(Courtesy Joey Wharton) Travelling to Virginia this year? If you’re anything like us, you’ll be trying to fill your itinerary with the best festivals in the region. Since Virginia hosts an extraordinary array of events year-round, we decided to narrow our search down to what we all know to be the best party of the year: Pride. Whether you’re looking for low-key community vibes and scenic escapes or dance parties, drag shows, and urban raucousness, these five events have got you covered. Just be sure to snap a selfie with one of the many LOVE photo ops scattered throughout the state while you’re there. 1. HAMPTON ROADS PRIDE WEEK (Courtesy Wirt Confroy) Dates: June 21-30, 2018 Location: Town Point Park, Norfolk Travelling during Pride month? Check out Hampton Roads PrideFest, which is celebrating 30 years of Pride this June. This festival is prefaced by an entire week of events covering everything from a Drag Brunch, to a beach concert, to a Pride Block Party on Friday night. And of course, it all culminates with PrideFest on Saturday. At PrideFest, partygoers gather for the country’s only Pride Boat Parade—a fitting event considering Norfolk’s 300-year maritime history. Watch the parade from shore or party on board the American Rover three-masted sailing schooner. Aside from Pride, visiting Hampton Roads in the summer also guarantees a glimpse at Virginia’s coastal culture. Whether you want to bask in the sun and white sands of Virginia Beach or discover nearby Colonial Williamsburg, festival season offers the perfect opportunity to explore. 2. SHENANDOAH VALLEY PRIDE FESTIVAL Date: July 21, 2018 Location: Court Square, Harrisonburg Next up is Shenandoah Valley Pride Festival, located in picturesque Harrisonburg. This event is smaller than the Hampton Roads PrideFest, taking place on one Saturday afternoon, but don’t let its size fool you: this festival showcases local music and vendors, attracts more than 3,000 visitors each year, and has a positive community vibe—not surprising, given Harrisonburg’s charming reputation. Once you’ve gotten your festival fix, head to Harrisonburg’s vibrant downtown district, which is home to the commonwealth’s first Arts and Culture and Culinary Districts. There’s no shortage of adorable boutiques and locally sourced meals in the area, so whether you’re craving a mouth-watering cheesesteak or creative cocktails, this city’s got you covered. While in the region, take a trip to Shenandoah National Park. A VA bucket-list must, this park is home to 300 square miles of stunning valley views and woodland trails, including the 105-mile-long Skyline Drive. If you’re staying overnight, there’s a ton of camping throughout the park; for a more upscale experience, book a room at the rustic Big Meadows Lodge. 3. 7th ANNUAL CHARLOTTESVILLE PRIDE FESTIVAL (Courtesy Jacob RG Canon) Dates: Sept. 8-15, 2018 Location: Charlottesville Just south of Harrisonburg you’ll find the city of Charlottesville, which provides an escape into the land of golf and wine. A small city (the kind where everyone knows your name), Charlottesville is known for its gay-friendly reputation, offering a wide range of resources, events, and support for the LGBTQ community. Last year, Charlottesville drew over 8,000 partygoers to its week-long celebration of sex positivity. This year, Cville Pride Festival will include a variety of events such as the Miss Gay Charlottesville pageant, film screenings, and drag and musical performances. In terms of where to stay, look no further than Montfair Resort Farm. Located 15 miles outside of Charlottesville, this sprawling property includes nine quaint, eco-friendly cottages (such as Holly Cottage) that offer a romantic vacation experience for every couple. 4. PETERSBURG PRIDE AND PROUD FESTIVAL Date: Sept. 16, 2018 Location: DJ’s Rajun Cajun, Petersburg The Petersburg Pride and Proud Festival is all about grassroots community, so if you’re jonesing for an intimate, community-driven Pride party, this is the one for you. Launched in 2017 by David “DJ” Payne, owner of DJ’s Rajun Cajun, this festival celebrates the strength and support of Petersburg’s LGBTQ community. The festival will be followed by the Out & Proud After Party at Benny’s Tavern. While in Petersburg, book a day to explore the art, architecture, and boutiques of Old Towne, a neighborhood well-loved by film makers for its cobblestone streets and historical sites. Stay at the Omni Richmond Hotel for an elegant Southern experience in a modern setting. 5. VA PRIDEFEST (Courtesy Joey Wharton) Date: Sept. 22, 2018 Location: Brown’s Island, Richmond Last but certainly not least, VA PrideFest is the largest annual celebration of the LGBTQ community in the commonwealth. Organized by Virginia Pride, the 39th annual VA PrideFest expects over 30,000 attendees this year. This festival always attracts a ton of outstanding local vendors and musicians to entertain the masses, making the event an epic party not to be missed. To add to its status as a top LGBTQ travel destination, Richmond will also play host to the state’s first Black Pride festival this year from July 20-22. If you do happen to visit during VA PrideFest, check out the Quirk Hotel’s Pride weekend packages. When you’re making your way through the country’s Pride events this year, be sure to include Virginia on your list of stops. This naturally beautiful state will be throwing 13 of the liveliest and most welcoming Pride events around this year (nearly double last year’s number!), which serve as the perfect jumping off point for exploring Virginia’s charming, historic cities. For more information on other events and LGBTQ-friendly places to stay, check out Virginia Tourism’s website. ____ This article is sponsored content paid for by Virginia is for Lovers. Love is one voice that speaks to us all. And love is here — just waiting for you to find it.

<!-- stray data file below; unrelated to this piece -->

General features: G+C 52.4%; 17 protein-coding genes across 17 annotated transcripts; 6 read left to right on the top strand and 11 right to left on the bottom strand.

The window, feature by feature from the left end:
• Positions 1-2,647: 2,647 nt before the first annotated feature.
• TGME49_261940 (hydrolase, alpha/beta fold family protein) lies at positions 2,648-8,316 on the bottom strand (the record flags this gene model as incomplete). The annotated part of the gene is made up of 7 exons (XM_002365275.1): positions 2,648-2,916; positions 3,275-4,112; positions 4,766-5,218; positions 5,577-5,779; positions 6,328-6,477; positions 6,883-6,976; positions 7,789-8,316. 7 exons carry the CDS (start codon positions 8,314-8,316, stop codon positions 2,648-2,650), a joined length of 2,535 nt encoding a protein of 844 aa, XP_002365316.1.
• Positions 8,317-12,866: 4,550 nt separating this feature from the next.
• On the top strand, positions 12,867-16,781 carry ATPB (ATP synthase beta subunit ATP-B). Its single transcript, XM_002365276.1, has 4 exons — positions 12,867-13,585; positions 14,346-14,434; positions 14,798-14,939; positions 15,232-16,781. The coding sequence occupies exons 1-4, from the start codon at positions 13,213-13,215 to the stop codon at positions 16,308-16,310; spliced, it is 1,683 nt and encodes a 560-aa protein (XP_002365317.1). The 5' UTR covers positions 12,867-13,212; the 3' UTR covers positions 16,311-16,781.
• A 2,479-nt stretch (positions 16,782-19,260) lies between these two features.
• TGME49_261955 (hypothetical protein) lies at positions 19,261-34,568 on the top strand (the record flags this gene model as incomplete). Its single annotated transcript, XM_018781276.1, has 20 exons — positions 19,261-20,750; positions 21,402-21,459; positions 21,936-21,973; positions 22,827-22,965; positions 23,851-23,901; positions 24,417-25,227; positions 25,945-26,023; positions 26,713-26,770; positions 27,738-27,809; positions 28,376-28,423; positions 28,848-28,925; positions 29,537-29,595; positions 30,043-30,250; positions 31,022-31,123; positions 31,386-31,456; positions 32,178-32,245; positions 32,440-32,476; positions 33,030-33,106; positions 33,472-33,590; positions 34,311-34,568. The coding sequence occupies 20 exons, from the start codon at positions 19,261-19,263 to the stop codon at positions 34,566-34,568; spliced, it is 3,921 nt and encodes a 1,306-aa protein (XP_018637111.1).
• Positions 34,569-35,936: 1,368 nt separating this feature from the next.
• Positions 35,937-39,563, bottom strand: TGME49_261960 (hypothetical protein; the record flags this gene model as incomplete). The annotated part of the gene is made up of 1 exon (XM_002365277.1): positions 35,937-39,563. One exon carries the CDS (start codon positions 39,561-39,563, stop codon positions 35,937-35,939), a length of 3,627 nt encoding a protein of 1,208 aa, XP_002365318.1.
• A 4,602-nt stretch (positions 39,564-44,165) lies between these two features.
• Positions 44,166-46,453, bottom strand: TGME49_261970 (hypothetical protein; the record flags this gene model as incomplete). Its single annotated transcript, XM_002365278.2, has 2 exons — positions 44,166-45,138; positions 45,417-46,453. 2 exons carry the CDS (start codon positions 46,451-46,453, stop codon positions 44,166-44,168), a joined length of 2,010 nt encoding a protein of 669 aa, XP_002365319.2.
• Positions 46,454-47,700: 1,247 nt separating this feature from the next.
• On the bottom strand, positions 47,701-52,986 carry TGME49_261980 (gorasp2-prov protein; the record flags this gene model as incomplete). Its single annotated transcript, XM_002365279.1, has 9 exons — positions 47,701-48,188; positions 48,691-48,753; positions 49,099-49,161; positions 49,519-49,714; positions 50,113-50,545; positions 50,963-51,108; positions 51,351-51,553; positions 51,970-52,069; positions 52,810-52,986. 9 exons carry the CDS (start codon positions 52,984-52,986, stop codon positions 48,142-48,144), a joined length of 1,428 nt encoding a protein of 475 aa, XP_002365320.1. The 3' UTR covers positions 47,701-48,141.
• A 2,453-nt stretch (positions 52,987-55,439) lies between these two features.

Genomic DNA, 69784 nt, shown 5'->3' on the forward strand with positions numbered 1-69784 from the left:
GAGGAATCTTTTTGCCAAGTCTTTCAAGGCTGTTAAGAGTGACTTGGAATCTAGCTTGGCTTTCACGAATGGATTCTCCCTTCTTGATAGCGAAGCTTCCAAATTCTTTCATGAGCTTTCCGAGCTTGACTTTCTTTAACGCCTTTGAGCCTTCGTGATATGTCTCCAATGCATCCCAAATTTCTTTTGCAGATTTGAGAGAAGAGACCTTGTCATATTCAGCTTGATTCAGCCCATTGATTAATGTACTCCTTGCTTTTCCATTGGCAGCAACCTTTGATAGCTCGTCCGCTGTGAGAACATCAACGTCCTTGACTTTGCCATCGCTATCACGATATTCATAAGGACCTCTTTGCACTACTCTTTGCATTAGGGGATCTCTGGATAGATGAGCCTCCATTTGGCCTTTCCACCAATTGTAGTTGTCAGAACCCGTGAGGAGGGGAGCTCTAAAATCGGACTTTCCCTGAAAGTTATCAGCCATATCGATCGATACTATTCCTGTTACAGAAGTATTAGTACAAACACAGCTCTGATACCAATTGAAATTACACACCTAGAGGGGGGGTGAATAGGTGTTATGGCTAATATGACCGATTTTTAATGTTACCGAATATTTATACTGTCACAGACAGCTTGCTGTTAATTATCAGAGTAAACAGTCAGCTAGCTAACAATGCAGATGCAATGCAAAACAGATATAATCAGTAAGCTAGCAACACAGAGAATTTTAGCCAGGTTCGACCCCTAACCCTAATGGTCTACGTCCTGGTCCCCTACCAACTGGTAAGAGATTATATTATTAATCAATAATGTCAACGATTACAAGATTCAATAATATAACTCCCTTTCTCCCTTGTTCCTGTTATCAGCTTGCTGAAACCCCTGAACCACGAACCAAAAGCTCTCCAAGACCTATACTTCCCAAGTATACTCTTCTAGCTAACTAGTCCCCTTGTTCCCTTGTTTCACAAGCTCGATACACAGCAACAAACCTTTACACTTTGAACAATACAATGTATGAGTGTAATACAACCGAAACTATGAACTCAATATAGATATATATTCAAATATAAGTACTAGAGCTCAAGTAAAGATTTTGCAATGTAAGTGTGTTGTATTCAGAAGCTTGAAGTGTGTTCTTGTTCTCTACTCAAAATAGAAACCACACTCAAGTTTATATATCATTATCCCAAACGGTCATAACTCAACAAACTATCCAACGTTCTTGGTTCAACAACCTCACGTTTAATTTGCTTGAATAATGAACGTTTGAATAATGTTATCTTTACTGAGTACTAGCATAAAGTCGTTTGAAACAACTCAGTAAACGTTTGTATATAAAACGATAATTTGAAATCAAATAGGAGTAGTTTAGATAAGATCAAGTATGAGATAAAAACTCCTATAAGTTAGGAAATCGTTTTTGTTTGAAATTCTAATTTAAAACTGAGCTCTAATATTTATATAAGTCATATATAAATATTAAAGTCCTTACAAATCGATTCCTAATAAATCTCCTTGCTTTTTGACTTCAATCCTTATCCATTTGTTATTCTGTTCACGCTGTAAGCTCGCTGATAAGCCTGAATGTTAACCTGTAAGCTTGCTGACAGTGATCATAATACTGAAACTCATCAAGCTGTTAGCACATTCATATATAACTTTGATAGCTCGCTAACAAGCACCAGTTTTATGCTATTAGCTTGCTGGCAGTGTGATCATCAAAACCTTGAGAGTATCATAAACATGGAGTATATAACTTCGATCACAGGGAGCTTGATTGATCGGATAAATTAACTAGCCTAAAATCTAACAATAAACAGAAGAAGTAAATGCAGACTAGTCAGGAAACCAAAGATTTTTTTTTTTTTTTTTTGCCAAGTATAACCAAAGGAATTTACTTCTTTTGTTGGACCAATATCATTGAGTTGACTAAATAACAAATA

6 Things to Do On and Around Sanibel Island, Florida